- Inaugural Union Impact Award to be presented at FIFPRO General Assembly
- One winner decided from four finalists, who have carried out extraordinary work
- MUFP President Diego Scotti talks about the Uruguayan union’s work improving players’ quality of life and mental health
Next week the inaugural Union Impact Award will be presented at FIFPRO’s General Assembly, recognising the extraordinary initiatives unions are carrying out on the ground to support players worldwide.
The four finalists – IFPO (Israel), MUFP (Uruguay), SIFUP (Chile) and SJFP (Portugal) – will be put to a vote at the General Assembly to decide the winner.
FIFPRO spoke with MUFP President Diego Scotti to hear more about the Uruguayan player union’s work improving players’ quality of life and mental health.
“Footballers come up against many factors during their careers that not only influence their performance on the pitch, but also condition their future career.
“Regarding mental health, players have to deal with constant pressure and stress – in both their personal and professional lives. In some cases, this has had tragic consequences. Three active Uruguayan footballers died from suicide within six months of each other in 2021, which is why we need to take a preventive approach to this problem.
"In terms of education, younger players often decide to postpone their formal education once training at clubs becomes more demanding. This can have a direct impact on their post-football career when many have to find a job after football without the basic tools that would allow them to enter the world of work."
“The aim is to improve Uruguayan footballers’ quality of life and encourage members to see the union as an entirely supportive place where they are given the tools to grow as a person.
“There are three specific objectives: to set up mental health support as a first response to individual emergencies and a space to work on prevention with teams; develop an educational academy at the union; and implement a work area, encouraging entrepreneurship and helping players get back into the job market.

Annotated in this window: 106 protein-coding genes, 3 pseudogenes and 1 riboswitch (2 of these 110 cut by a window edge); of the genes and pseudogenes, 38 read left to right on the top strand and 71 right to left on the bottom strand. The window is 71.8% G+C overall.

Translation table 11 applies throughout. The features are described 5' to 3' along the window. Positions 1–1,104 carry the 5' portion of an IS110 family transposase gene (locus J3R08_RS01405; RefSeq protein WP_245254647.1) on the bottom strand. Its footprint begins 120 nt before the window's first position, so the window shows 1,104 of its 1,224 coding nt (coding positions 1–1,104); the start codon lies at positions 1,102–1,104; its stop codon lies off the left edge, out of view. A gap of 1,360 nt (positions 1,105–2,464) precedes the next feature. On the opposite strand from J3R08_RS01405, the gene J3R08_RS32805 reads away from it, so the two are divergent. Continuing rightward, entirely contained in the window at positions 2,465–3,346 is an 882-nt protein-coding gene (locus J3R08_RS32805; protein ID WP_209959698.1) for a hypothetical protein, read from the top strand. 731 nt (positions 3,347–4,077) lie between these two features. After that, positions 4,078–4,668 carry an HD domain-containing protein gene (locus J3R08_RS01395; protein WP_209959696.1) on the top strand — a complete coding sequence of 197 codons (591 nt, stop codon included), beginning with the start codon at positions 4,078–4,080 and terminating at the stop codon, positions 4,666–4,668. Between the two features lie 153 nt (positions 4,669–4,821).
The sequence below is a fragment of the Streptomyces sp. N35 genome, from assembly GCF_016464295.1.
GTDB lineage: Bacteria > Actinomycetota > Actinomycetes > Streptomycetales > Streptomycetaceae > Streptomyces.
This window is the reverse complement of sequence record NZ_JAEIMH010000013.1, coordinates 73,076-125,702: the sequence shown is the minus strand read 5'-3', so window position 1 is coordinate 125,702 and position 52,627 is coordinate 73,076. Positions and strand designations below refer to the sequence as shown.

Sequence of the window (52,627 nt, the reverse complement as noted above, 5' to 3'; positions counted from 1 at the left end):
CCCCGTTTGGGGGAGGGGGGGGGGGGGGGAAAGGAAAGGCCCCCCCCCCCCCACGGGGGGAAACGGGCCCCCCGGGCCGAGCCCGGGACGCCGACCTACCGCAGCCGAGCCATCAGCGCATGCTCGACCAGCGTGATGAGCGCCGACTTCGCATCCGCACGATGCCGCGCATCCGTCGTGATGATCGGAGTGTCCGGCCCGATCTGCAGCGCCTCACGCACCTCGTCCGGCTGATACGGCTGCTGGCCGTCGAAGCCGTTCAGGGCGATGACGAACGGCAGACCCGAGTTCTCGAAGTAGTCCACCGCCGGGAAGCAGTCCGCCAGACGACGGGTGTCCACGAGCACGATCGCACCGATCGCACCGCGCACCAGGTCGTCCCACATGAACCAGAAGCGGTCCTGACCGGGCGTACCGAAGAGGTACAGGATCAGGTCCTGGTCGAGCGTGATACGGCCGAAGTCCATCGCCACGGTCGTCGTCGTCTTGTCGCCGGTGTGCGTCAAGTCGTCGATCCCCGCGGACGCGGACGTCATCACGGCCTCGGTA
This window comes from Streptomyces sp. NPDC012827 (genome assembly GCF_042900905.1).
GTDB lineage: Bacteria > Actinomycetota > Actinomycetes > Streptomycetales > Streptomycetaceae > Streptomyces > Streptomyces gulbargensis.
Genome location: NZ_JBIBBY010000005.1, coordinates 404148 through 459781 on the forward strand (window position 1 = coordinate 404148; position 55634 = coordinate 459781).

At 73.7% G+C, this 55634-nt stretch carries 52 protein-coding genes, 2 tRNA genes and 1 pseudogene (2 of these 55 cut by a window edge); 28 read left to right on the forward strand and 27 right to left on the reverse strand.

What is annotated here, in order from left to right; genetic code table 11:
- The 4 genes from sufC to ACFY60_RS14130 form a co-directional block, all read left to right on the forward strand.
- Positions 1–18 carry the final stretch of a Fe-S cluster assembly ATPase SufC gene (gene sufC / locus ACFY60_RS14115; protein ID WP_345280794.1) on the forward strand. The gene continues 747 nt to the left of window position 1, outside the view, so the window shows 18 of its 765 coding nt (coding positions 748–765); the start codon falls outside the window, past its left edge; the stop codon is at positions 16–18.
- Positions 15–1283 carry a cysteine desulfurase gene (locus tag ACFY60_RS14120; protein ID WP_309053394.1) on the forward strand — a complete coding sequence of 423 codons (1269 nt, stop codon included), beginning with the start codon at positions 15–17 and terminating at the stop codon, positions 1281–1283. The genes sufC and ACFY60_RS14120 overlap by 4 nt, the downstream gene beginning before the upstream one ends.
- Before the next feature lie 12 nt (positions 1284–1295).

“Many activities have been designed to meet these goals, including individual check-ups with team psychologists, working on agreements with mutual insurance companies for long-term care, suicide prevention workshops, agreements with public institutions regarding formal education, developing our own courses, and a collaboration with the private sector to generate jobs as part of the ‘Transitions’ project, which supports players as they near retirement.”
“The benefits include comprehensive support for Uruguayan players, covering areas right across their profession, as well as making a direct impact on their careers. Players find their own space to work on anxiety, stress, and personal crises.
“The union provides footballers with a space to help them resolve their problems using short-term, medium, and long-term strategies.
“We have managed to implement actions that respond to urgent situations, such as mental health issues; we have worked on medium-term actions that focus on education; and in the long term, we are thinking about the transition to a working life outside football."
“This initiative has a direct impact on the players and can be replicated perfectly in other organisations and adapted to other situations in world football.”
“Since the programme began, the mental health department has contacted more than 200 footballers regarding a variety of situations: personal check-ups, injuries, referrals from team-mates, messages from family members, and various types of counselling.
“More than 90 footballers have begun individual consultations with the department's psychologists or within the framework of existing agreements, totalling more than 500 consultations. We currently have 26 on-going cases.
“We have also acted urgently in certain situations concerning suicide attempts, leading to coordination with psychiatrists, union members, family and friends of the footballers and visits to health centres.
“In the education area, more than 400 footballers have undergone some form of training, more than 70 have received individual psychological support and at least 400 players have attended workshops on suicide prevention. At least 40 players have taken part in the ‘Transitions’ project.”